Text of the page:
Twitter Reaction to NBA's Sleeved Christmas Day Jerseys

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Twitter Reaction to NBA's Sleeved Christmas Day Jerseys
USA Today

What’s one way to get the NBA tweeters squawking? With players donning Christmas Day jerseys!

The league threw a new wrinkle into holiday attire this season, introducing sleeved jerseys that look decidedly old-fashioned—somewhere between pajamas and vintage bathing suits. The 10 teams that played on Wednesday were gifted with large team logos on the chest and numbers on the sleeves.

Said sleeves resulted in a barrage of Twitter opinions.

There’s also the small matter of how the extra cloth material reacts to a human phenomenon known as sweating.

There’s always two sides to any epic controversy. The aesthetics of the holiday fabric found some modest (if practical) expressions of support from those in the basketball know.

And then, there were those that found the whole thing abhorrent.

Meanwhile, the biggest name in basketball was starting to get all sorts of worked up, as the Miami Heat were paying a visit to the Los Angeles Lakers on Christmas Day. First, there’s the aggravation of being the back-to-back world champs and having to travel for the holidays. And then, sleeved jerseys?

LeBron James wasn’t done yet. Not by a long shot. It wasn't just him that was being affected. He was concerned about the other guys on his team as well. I mean, c'mon now! 

NBA uniforms are manufactured by Adidas, using an innovative blend of lightweight breathable materials. By now, King James had worked himself up into a highly worrisome state of wondering how others might worry.

Bleacher Report's Alec Nathan recently looked into the matter of James’ jersey discontent in greater detail:

James' teammates such as Ray Allen, Dwyane Wade, Mario Chalmers and Chris Bosh have yet to publicly comment on the sleeved movement. The NBA insists the jerseys do not impact range of motion and detailed its stance in an email to Bleacher Report:

While some of the promotional photos may depict the jerseys as tight ... – just like with the tank top jerseys – players select their size and will wear what’s most comfortable for them oncourt. The league would never want players to feel restricted or allow for a jersey design that hinders their performance or makes them play at any less than 100%.  I think we can agree that there is no way the NBA would ever put a player in something that would negatively impact his performance or ability to play at the highest level.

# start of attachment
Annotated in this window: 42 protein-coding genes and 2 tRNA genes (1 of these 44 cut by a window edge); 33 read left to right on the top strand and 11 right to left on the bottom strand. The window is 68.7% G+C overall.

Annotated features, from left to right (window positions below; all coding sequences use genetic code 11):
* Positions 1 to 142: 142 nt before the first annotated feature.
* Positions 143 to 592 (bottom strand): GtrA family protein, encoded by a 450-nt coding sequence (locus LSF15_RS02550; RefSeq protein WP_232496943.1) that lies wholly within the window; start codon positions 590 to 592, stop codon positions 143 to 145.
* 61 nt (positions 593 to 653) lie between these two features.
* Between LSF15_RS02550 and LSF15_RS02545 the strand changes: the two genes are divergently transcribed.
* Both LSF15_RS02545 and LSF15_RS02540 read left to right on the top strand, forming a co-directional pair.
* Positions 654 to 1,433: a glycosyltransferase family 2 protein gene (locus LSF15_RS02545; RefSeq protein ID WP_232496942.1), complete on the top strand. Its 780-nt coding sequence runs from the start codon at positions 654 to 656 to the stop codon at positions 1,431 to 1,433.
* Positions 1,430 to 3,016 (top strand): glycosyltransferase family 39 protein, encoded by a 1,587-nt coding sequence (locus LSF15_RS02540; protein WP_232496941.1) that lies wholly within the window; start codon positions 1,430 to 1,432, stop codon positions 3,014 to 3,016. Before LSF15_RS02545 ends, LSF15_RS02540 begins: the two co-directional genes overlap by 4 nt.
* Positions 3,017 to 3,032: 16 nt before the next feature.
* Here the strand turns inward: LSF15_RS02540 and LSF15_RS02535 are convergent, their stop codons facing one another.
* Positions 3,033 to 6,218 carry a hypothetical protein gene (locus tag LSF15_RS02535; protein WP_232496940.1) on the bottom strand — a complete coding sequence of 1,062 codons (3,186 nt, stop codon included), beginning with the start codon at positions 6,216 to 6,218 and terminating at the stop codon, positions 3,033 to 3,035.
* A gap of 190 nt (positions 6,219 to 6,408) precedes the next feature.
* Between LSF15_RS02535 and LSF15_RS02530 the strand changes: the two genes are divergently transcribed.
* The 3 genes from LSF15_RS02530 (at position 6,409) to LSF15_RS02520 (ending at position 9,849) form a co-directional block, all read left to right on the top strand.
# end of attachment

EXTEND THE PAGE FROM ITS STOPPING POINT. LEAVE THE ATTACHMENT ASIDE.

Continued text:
Multiple teams have played in short sleeves this season already and there have not been any complaints in terms of performance level. If Chris Paul scored 47 points wearing the Clippers short-sleeve jersey, then it's safe to say the jerseys don't inhibit a player's ability.

By Christmas Day in the Lakers’ locker room, the negative sentiment was spreading like wildfire. Nick "Swaggy P" Young is an admirer of a variety of blended synthetics when it comes to fashion attire. He wasn’t thrilled about the Christmas jerseys, though.

It's quite possible that the concern on the Lakers side had traveled higher up the ladder than Mr. Young. Like, much higher. Maybe a certain somebody in L.A. found a different way of dealing with the fabric threat. 

Ultimately, all the apprehension was for naught. The Swaggy one wound up shooting 4-of-7 from downtown, scoring 20 points overall. There was apparently no jersey failure.

Meanwhile, the Heat won what turned out to be a pretty entertaining game, 101-95. It wasn’t all that bad, LeBron! Your team won in spite of the dreaded extra material and the fans probably enjoyed looking at those big, bright, shiny insignias.

All’s well that ends well.

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